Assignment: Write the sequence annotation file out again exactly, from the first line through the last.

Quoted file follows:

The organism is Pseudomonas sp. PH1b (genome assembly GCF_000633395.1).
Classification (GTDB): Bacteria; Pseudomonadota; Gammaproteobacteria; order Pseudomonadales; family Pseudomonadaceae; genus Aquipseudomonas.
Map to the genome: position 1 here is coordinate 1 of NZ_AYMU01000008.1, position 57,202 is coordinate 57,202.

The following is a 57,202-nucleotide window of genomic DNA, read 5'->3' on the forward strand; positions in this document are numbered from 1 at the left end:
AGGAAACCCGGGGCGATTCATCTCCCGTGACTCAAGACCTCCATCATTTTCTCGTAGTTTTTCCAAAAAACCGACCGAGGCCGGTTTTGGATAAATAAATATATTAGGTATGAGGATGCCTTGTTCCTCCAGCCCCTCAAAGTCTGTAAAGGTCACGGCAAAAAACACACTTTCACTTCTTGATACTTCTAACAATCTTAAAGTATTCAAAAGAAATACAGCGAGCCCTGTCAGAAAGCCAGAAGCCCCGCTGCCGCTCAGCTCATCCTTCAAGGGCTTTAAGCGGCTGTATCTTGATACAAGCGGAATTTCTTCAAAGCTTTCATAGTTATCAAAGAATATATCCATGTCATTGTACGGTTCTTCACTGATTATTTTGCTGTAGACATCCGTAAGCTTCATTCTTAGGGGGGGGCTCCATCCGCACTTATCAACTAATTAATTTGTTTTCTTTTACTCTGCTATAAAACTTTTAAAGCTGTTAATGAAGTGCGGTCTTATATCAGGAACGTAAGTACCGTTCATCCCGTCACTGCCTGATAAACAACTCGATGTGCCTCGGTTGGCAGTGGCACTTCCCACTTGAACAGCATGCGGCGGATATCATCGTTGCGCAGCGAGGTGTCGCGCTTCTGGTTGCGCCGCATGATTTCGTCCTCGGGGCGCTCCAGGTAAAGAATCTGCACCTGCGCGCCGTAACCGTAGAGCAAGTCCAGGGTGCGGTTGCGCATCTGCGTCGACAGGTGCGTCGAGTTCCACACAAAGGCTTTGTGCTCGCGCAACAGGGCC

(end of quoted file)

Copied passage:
The organism is Pseudomonas sp. PH1b (genome assembly GCF_000633395.1).
Classification (GTDB): Bacteria; Pseudomonadota; Gammaproteobacteria; order Pseudomonadales; family Pseudomonadaceae; genus Aquipseudomonas.
Map to the genome: position 1 here is coordinate 1 of NZ_AYMU01000008.1, position 57,202 is coordinate 57,202.

The following is a 57,202-nucleotide window of genomic DNA, read 5'->3' on the forward strand; positions in this document are numbered from 1 at the left end:
AGGAAACCCGGGGCGATTCATCTCCCGTGACTCAAGACCTCCATCATTTTCTCGTAGTTTTTCCAAAAAACCGACCGAGGCCGGTTTTGGATAAATAAATATATTAGGTATGAGGATGCCTTGTTCCTCCAGCCCCTCAAAGTCTGTAAAGGTCACGGCAAAAAACACACTTTCACTTCTTGATACTTCTAACAATCTTAAAGTATTCAAAAGAAATACAGCGAGCCCTGTCAGAAAGCCAGAAGCCCCGCTGCCGCTCAGCTCATCCTTCAAGGGCTTTAAGCGGCTGTATCTTGATACAAGCGGAATTTCTTCAAAGCTTTCATAGTTATCAAAGAATATATCCATGTCATTGTACGGTTCTTCACTGATTATTTTGCTGTAGACATCCGTAAGCTTCATTCTTAGGGGGGGGCTCCATCCGCACTTATCAACTAATTAATTTGTTTTCTTTTACTCTGCTATAAAACTTTTAAAGCTGTTAATGAAGTGCGGTCTTATATCAGGAACGTAAGTACCGTTCATCCCGTCACTGCCTGATAAACAACTCGATGTGCCTCGGTTGGCAGTGGCACTTCCCACTTGAACAGCATGCGGCGGATATCATCGTTGCGCAGCGAGGTGTCGCGCTTCTGGTTGCGCCGCATGATTTCGTCCTCGGGGCGCTCCAGGTAAAGAATCTGCACCTGCGCGCCGTAACCGTAGAGCAAGTCCAGGGTGCGGTTGCGCATCTGCGTCGACAGGTGCGTCGAGTTCCACACAAAGGCTTTGTGCTCGCGCAACAGGGCC